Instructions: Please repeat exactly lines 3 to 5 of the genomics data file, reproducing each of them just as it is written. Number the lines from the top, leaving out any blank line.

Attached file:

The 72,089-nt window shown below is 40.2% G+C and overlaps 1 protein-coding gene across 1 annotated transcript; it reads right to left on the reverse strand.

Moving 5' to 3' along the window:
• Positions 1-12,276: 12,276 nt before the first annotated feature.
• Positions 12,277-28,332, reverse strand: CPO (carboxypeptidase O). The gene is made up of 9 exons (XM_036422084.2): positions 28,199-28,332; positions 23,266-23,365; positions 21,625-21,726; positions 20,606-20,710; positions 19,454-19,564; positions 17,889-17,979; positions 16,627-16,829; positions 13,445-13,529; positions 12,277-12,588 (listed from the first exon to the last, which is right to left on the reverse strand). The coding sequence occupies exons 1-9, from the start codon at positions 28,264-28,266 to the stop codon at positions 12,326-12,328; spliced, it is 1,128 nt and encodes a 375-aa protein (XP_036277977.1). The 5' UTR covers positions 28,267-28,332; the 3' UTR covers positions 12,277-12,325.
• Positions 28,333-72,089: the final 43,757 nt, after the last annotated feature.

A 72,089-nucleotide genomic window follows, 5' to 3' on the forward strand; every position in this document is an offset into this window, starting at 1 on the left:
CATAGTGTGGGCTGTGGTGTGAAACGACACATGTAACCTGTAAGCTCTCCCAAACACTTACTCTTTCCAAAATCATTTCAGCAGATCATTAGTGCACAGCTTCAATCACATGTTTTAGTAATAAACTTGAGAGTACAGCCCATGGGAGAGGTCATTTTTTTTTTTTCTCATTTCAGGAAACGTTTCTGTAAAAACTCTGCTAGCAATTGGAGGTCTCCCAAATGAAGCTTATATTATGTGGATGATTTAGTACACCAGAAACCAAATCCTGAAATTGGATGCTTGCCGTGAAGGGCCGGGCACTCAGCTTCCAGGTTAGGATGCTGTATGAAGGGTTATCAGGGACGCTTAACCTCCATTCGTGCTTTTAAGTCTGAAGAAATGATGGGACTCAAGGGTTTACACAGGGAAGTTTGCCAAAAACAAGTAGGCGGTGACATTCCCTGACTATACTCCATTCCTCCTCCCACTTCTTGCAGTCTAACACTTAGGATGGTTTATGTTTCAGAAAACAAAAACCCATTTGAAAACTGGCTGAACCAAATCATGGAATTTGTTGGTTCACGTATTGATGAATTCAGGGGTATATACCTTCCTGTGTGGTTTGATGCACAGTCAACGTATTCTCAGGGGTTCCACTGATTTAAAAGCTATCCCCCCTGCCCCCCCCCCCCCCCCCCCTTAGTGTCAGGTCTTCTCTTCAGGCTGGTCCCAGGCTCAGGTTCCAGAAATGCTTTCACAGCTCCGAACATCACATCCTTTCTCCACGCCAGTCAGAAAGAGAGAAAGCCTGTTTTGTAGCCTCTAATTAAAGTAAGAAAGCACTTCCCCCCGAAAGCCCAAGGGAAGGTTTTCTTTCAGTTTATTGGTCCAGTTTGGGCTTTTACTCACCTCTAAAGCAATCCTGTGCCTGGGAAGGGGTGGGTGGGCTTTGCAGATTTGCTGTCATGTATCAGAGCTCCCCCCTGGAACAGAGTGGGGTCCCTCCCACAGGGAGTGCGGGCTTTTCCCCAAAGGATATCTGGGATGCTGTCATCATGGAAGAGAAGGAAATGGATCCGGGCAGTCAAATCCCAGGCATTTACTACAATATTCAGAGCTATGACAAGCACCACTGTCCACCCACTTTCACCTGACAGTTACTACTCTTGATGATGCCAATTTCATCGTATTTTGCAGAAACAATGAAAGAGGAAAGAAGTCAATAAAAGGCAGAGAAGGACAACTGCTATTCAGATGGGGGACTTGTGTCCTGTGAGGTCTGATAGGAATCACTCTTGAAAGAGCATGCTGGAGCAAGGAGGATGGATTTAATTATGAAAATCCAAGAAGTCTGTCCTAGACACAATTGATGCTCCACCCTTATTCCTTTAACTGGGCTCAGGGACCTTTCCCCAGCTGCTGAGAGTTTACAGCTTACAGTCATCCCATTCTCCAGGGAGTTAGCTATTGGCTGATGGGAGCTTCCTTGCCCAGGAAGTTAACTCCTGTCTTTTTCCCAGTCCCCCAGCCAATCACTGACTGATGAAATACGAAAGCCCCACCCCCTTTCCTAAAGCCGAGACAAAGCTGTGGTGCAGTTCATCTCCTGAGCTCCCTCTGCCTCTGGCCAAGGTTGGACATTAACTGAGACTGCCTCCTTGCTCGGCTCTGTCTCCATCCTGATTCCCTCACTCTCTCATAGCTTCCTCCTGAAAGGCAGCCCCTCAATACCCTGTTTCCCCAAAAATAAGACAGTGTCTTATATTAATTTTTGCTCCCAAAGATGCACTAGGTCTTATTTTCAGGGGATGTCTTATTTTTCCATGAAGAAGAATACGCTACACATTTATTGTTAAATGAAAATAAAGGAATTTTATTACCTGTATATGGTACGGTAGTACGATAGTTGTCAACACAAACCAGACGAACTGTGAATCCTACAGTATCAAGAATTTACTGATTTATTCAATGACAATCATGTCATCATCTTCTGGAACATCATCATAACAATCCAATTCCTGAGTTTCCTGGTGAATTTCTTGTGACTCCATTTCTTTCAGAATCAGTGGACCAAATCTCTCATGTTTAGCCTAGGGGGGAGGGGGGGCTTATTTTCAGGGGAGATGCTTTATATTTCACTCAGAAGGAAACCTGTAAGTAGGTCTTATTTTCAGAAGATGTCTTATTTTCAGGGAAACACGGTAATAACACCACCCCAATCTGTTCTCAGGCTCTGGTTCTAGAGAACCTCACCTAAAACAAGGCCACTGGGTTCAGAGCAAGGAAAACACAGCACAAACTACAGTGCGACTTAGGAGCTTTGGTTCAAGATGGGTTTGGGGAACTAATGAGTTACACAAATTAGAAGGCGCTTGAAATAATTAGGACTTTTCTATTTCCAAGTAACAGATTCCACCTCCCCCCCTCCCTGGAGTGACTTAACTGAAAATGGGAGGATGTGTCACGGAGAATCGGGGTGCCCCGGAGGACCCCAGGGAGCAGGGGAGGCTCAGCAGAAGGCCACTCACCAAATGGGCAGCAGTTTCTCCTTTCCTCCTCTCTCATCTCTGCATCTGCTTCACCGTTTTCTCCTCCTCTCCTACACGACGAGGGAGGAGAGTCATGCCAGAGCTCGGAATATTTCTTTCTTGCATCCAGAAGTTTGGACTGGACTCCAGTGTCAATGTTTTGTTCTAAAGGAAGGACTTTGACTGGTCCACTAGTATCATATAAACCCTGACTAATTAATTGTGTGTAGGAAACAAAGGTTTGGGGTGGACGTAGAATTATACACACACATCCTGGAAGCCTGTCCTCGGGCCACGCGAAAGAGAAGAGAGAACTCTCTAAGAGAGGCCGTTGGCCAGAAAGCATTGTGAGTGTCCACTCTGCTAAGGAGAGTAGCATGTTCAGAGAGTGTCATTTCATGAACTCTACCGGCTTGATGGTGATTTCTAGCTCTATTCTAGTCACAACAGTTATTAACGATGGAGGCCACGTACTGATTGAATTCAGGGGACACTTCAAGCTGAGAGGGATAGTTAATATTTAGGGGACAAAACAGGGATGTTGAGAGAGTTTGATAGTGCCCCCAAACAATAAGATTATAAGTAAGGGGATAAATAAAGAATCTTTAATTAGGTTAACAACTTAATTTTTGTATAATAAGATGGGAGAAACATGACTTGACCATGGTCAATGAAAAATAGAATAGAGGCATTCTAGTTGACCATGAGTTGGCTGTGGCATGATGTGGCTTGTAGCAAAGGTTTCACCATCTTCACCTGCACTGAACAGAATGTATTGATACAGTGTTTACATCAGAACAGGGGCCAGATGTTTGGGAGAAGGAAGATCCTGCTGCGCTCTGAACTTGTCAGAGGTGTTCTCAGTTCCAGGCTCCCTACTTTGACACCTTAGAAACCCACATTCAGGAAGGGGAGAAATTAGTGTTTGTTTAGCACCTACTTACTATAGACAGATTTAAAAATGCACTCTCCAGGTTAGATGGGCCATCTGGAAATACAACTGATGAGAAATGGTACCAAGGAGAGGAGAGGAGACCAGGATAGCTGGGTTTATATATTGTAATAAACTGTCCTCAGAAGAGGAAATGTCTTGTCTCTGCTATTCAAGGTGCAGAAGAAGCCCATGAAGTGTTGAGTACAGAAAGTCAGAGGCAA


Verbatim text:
• Positions 1-12,276: 12,276 nt before the first annotated feature.
• Positions 12,277-28,332, reverse strand: CPO (carboxypeptidase O). The gene is made up of 9 exons (XM_036422084.2): positions 28,199-28,332; positions 23,266-23,365; positions 21,625-21,726; positions 20,606-20,710; positions 19,454-19,564; positions 17,889-17,979; positions 16,627-16,829; positions 13,445-13,529; positions 12,277-12,588 (listed from the first exon to the last, which is right to left on the reverse strand). The coding sequence occupies exons 1-9, from the start codon at positions 28,264-28,266 to the stop codon at positions 12,326-12,328; spliced, it is 1,128 nt and encodes a 375-aa protein (XP_036277977.1). The 5' UTR covers positions 28,267-28,332; the 3' UTR covers positions 12,277-12,325.
• Positions 28,333-72,089: the final 43,757 nt, after the last annotated feature.